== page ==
Biotechnology Research Institute, Celltrion Inc, Incheon 22014, Republic of Korea. College of Medicine and Medical Research Institute, Chungbuk National University, Cheongju, Republic of Korea. Pohang Accelerator Laboratory, Pohang University of Science and Technology, Pohang, Kyungbuk 790-784, Korea. Center for Infectious Diseases Research, Korea National Institute of Health, Korea Centers for Disease Control and Prevention, Cheongju, Republic of Korea. Department of Microbiology and Institute for Viral Diseases, College of Medicine, Korea University, Seoul, Republic of Korea. The 4th R&D Institute, Agency for Defense Development, Yuseong, P.O.Box 35, Daejeon 34186, Republic of Korea. National Primate Research Centre, Korea Research Institute of Bioscience and Biotechnology, Cheongju, Republic of Korea. Infectious Disease Research Centre, Korea Research Institute of Bioscience and Biotechnology, Daejeon, Republic of Korea. Department of Internal Medicine, Seoul National University College of Medicine, Seoul, Republic of Korea. Division of Applied Life Science and Research Institute of Life Sciences, Gyeongsang National University.
About National Institute of Health in Korea
The Korea National Institute of Health (KNIH), one of the major operating components of the Ministry of Health and Welfare, leads the nation’s medical research. Over the past seven decades, the KNIH has made unwavering efforts to enhance the public’s health and innovate biomedical research. The KNIH seeks to eradicate diseases and make people healthier. The KNIH establishes a scientific basis and evidence underlying health policy as well as provides national research infrastructures. We also promote public health research. To this end, we make efforts to enrich a health research environment by granting funds to research projects and keeping our resources, data, and facilities more open and accessible to researchers.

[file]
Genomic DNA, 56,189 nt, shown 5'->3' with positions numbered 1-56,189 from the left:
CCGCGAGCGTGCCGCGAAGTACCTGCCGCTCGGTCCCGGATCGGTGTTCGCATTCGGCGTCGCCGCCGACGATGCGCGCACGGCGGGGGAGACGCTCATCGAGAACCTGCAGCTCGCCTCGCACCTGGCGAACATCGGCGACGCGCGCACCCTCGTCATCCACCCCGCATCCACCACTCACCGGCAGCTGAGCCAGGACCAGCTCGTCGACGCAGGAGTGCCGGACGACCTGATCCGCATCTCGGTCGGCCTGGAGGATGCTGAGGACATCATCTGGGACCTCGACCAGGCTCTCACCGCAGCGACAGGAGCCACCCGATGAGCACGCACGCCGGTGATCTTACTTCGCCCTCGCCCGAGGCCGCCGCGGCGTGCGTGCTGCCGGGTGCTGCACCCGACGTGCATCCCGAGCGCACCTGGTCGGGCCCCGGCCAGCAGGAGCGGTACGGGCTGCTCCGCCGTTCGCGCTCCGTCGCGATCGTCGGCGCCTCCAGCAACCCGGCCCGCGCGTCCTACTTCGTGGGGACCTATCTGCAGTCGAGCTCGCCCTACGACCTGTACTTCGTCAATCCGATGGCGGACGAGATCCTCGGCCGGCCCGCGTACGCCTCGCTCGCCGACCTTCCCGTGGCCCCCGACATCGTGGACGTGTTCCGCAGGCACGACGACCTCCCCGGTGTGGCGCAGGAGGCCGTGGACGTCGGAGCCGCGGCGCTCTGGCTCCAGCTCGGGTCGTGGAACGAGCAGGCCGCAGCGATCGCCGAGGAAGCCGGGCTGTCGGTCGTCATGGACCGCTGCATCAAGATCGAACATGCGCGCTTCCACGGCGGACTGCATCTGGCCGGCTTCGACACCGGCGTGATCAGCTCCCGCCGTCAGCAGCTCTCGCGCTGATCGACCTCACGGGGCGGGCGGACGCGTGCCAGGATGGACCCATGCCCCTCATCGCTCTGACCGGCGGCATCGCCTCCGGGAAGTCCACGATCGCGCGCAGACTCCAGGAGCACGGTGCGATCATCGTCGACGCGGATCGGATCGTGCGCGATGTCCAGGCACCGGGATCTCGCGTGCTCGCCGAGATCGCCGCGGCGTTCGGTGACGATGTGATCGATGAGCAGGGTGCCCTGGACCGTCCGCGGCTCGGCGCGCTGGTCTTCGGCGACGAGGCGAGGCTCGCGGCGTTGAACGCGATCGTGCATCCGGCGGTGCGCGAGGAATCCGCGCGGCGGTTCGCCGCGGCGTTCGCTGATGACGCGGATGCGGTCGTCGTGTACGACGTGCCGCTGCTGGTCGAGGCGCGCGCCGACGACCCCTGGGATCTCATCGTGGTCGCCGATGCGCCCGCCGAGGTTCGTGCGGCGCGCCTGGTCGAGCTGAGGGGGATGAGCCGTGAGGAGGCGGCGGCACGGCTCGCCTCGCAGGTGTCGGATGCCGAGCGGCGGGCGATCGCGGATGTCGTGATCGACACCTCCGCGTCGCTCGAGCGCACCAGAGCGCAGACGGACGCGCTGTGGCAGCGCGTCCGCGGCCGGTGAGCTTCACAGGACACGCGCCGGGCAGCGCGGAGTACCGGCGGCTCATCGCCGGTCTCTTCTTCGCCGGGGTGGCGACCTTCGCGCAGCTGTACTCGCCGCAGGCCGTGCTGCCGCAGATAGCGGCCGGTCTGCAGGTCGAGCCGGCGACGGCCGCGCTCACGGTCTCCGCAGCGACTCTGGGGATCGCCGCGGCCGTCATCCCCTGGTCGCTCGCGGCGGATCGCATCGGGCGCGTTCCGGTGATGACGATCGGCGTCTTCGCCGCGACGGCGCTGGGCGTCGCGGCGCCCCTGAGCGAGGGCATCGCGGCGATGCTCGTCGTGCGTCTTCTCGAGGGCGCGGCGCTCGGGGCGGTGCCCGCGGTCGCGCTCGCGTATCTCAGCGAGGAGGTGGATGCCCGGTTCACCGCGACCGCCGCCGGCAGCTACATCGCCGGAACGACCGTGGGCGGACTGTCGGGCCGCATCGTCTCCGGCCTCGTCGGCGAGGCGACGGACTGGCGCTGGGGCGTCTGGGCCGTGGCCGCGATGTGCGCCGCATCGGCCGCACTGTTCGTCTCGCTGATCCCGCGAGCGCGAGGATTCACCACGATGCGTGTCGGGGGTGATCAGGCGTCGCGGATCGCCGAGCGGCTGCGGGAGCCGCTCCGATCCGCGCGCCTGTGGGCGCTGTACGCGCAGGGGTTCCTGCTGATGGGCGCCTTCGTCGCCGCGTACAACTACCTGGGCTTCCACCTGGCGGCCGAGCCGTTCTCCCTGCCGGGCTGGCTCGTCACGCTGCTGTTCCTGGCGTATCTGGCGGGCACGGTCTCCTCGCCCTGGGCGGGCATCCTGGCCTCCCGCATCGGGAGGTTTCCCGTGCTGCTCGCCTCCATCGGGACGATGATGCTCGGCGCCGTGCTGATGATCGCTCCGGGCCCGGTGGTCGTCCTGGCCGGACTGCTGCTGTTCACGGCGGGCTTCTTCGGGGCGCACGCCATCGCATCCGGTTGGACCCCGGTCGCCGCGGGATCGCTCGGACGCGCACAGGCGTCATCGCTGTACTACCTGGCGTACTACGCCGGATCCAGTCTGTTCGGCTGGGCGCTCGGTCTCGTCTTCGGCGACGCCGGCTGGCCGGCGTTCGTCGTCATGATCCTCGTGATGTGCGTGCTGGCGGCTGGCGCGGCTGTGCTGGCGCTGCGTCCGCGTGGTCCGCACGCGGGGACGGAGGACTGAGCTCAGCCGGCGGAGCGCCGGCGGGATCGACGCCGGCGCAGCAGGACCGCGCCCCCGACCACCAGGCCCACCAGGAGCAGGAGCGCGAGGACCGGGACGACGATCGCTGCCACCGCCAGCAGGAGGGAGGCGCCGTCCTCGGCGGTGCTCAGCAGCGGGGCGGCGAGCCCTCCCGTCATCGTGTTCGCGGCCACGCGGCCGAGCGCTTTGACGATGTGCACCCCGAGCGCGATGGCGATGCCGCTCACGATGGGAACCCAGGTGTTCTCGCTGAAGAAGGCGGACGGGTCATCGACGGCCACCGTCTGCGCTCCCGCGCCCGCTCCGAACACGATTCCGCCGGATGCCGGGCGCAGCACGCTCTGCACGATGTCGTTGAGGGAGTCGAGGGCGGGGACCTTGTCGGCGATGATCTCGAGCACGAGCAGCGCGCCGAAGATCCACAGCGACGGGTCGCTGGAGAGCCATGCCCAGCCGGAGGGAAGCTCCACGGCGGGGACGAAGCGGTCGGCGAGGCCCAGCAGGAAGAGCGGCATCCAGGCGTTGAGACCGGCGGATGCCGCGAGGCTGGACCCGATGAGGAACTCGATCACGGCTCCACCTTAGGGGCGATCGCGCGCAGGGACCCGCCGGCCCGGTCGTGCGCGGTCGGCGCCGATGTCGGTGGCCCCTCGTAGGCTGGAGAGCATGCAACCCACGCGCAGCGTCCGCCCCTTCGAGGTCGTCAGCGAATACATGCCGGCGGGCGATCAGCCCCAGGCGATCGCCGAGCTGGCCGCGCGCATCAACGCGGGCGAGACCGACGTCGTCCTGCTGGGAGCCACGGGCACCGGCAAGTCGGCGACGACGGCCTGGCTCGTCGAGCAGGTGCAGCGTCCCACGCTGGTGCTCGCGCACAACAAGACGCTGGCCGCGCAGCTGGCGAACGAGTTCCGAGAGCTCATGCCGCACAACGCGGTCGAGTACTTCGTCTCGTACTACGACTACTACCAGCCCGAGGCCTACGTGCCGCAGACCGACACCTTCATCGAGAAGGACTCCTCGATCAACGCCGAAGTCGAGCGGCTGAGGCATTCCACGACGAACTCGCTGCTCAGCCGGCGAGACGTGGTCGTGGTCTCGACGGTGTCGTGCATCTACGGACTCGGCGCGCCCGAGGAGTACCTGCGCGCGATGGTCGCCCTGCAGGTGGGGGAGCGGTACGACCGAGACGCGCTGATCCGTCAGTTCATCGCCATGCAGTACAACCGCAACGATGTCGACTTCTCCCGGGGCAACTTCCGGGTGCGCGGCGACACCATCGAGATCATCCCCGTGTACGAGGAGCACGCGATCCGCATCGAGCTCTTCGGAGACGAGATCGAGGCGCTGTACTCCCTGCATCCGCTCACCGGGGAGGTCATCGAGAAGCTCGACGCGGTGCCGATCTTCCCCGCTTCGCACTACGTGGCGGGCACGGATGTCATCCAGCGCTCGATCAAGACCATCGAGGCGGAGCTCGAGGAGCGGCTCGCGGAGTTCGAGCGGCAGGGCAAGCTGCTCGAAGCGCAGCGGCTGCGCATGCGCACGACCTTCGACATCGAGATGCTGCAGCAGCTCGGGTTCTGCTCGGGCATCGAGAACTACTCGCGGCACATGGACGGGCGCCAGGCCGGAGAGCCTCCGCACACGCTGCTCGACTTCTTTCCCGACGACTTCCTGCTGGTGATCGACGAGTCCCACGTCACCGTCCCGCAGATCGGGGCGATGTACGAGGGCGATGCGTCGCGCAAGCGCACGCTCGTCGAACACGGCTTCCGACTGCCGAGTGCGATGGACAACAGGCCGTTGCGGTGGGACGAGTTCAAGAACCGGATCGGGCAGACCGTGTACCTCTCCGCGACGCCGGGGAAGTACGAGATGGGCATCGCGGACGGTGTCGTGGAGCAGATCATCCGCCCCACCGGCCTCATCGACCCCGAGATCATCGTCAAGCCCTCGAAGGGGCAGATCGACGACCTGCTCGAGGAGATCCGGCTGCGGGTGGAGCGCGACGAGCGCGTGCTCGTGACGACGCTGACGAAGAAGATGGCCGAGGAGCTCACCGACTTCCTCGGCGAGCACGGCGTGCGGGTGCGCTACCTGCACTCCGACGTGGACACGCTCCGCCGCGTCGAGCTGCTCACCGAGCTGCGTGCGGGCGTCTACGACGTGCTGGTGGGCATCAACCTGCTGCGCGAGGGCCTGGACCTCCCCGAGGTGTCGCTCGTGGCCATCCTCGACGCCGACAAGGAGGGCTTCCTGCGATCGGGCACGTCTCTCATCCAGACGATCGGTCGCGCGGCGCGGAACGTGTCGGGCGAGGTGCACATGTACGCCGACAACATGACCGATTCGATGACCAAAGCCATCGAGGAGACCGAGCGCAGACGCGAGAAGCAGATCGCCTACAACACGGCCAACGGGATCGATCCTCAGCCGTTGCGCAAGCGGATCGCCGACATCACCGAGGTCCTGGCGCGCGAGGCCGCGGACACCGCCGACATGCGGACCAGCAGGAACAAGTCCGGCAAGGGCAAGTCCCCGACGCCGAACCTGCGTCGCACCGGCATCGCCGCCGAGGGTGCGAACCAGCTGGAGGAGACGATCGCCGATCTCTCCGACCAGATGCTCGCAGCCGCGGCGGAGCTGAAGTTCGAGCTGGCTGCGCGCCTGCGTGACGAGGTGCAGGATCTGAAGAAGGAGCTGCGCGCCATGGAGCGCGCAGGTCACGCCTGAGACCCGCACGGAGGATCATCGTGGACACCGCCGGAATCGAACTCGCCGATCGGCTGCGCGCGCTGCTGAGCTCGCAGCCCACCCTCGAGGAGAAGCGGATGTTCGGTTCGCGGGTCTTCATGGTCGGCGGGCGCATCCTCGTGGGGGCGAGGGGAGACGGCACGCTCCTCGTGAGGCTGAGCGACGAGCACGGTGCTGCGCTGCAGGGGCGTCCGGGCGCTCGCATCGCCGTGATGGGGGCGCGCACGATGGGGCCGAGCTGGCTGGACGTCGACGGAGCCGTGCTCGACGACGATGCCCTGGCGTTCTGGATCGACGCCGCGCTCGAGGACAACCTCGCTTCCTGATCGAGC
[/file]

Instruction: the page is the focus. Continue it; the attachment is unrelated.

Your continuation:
About Dr. Cheolmin Kim
Cheolmin Kim leads the antibody discovery team at CELLTRION, a leading biopharmaceutical company in South Korea. He is in charge of discovering antibodies that can be a new pipeline of the company. He has been working to develop several therapeutic antibodies against infectious diseases such as rabies, Middle East Respiratory Syndrome (MERS), COVID-19. His team is also developing anti-cancer therapeutic antibodies for new pipelines and trying to establish and optimize antibody screening platform for better performance. He received a PhD in pharmaceutical biotechnology from Korea University in 2010.